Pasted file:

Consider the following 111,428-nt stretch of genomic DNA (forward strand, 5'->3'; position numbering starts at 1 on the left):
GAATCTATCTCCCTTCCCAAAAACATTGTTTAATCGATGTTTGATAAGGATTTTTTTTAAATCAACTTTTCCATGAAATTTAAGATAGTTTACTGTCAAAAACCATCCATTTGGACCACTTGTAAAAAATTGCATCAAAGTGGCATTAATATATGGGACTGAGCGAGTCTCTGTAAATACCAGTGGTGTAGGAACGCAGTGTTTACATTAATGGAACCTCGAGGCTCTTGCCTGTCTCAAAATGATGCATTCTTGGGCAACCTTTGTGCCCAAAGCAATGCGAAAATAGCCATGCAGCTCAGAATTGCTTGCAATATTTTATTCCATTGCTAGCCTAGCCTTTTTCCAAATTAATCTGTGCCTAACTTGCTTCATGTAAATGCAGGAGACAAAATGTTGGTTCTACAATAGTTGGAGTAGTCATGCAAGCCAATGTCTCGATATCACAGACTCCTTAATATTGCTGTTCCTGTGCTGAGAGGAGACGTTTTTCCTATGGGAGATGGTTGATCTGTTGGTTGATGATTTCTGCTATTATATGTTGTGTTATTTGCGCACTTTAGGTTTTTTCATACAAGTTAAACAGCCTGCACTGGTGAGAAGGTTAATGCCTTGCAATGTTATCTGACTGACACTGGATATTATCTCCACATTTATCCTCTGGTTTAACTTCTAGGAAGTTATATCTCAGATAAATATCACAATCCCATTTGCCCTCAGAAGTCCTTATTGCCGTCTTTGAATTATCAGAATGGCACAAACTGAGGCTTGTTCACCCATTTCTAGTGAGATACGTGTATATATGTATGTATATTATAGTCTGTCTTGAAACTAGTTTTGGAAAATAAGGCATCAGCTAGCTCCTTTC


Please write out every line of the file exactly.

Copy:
Consider the following 111,428-nt stretch of genomic DNA (forward strand, 5'->3'; position numbering starts at 1 on the left):
GAATCTATCTCCCTTCCCAAAAACATTGTTTAATCGATGTTTGATAAGGATTTTTTTTAAATCAACTTTTCCATGAAATTTAAGATAGTTTACTGTCAAAAACCATCCATTTGGACCACTTGTAAAAAATTGCATCAAAGTGGCATTAATATATGGGACTGAGCGAGTCTCTGTAAATACCAGTGGTGTAGGAACGCAGTGTTTACATTAATGGAACCTCGAGGCTCTTGCCTGTCTCAAAATGATGCATTCTTGGGCAACCTTTGTGCCCAAAGCAATGCGAAAATAGCCATGCAGCTCAGAATTGCTTGCAATATTTTATTCCATTGCTAGCCTAGCCTTTTTCCAAATTAATCTGTGCCTAACTTGCTTCATGTAAATGCAGGAGACAAAATGTTGGTTCTACAATAGTTGGAGTAGTCATGCAAGCCAATGTCTCGATATCACAGACTCCTTAATATTGCTGTTCCTGTGCTGAGAGGAGACGTTTTTCCTATGGGAGATGGTTGATCTGTTGGTTGATGATTTCTGCTATTATATGTTGTGTTATTTGCGCACTTTAGGTTTTTTCATACAAGTTAAACAGCCTGCACTGGTGAGAAGGTTAATGCCTTGCAATGTTATCTGACTGACACTGGATATTATCTCCACATTTATCCTCTGGTTTAACTTCTAGGAAGTTATATCTCAGATAAATATCACAATCCCATTTGCCCTCAGAAGTCCTTATTGCCGTCTTTGAATTATCAGAATGGCACAAACTGAGGCTTGTTCACCCATTTCTAGTGAGATACGTGTATATATGTATGTATATTATAGTCTGTCTTGAAACTAGTTTTGGAAAATAAGGCATCAGCTAGCTCCTTTC